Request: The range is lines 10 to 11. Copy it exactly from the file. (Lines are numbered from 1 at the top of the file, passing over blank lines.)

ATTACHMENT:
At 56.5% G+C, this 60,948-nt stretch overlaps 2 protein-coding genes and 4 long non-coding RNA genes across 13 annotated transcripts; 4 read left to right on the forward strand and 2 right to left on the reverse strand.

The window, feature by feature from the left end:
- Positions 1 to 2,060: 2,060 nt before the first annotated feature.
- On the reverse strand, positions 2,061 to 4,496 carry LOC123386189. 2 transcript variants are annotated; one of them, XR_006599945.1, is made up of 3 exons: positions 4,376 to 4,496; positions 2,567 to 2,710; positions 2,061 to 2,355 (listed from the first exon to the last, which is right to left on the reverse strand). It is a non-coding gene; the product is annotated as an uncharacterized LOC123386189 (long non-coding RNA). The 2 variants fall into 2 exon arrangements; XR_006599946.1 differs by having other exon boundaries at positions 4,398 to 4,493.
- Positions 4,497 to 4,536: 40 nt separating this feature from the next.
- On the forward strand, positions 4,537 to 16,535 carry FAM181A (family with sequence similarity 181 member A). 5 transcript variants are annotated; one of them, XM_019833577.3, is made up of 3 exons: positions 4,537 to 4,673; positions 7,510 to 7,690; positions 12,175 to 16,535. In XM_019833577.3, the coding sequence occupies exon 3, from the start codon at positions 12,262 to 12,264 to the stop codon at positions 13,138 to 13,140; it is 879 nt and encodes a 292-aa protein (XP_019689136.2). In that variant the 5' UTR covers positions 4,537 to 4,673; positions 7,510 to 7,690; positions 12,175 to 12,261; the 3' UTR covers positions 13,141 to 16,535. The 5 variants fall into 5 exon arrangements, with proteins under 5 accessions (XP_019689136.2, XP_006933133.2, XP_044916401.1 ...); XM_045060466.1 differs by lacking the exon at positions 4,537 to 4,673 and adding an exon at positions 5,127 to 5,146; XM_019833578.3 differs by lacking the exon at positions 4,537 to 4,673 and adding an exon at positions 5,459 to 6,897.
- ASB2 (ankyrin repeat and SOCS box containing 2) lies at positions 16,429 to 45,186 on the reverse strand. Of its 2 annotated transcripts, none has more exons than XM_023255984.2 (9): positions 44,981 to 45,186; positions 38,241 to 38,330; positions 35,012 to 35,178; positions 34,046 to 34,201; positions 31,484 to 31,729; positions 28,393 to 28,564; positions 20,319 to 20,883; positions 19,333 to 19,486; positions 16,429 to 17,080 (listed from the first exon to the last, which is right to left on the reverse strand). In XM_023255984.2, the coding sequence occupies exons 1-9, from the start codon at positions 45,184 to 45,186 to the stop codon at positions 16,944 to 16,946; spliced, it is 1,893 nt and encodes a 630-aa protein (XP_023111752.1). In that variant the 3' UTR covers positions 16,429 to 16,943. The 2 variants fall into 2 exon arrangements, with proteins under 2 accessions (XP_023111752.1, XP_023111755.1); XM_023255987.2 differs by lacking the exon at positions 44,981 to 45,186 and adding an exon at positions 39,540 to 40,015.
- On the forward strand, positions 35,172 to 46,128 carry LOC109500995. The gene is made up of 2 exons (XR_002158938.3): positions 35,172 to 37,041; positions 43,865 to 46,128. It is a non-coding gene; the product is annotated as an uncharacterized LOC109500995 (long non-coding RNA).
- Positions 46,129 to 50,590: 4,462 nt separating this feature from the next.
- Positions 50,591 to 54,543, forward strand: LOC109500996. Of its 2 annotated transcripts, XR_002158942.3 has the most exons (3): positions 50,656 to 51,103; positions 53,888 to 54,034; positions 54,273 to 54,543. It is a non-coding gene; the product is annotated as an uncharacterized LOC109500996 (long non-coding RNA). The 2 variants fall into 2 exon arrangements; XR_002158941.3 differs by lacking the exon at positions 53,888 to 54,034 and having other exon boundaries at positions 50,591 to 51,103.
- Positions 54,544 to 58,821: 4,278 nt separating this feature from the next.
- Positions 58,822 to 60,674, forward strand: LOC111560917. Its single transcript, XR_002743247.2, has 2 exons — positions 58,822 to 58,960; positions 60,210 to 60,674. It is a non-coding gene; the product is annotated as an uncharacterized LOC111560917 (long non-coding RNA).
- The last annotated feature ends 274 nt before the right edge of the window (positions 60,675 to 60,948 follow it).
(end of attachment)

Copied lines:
- Positions 50,591 to 54,543, forward strand: LOC109500996. Of its 2 annotated transcripts, XR_002158942.3 has the most exons (3): positions 50,656 to 51,103; positions 53,888 to 54,034; positions 54,273 to 54,543. It is a non-coding gene; the product is annotated as an uncharacterized LOC109500996 (long non-coding RNA). The 2 variants fall into 2 exon arrangements; XR_002158941.3 differs by lacking the exon at positions 53,888 to 54,034 and having other exon boundaries at positions 50,591 to 51,103.
- Positions 54,544 to 58,821: 4,278 nt separating this feature from the next.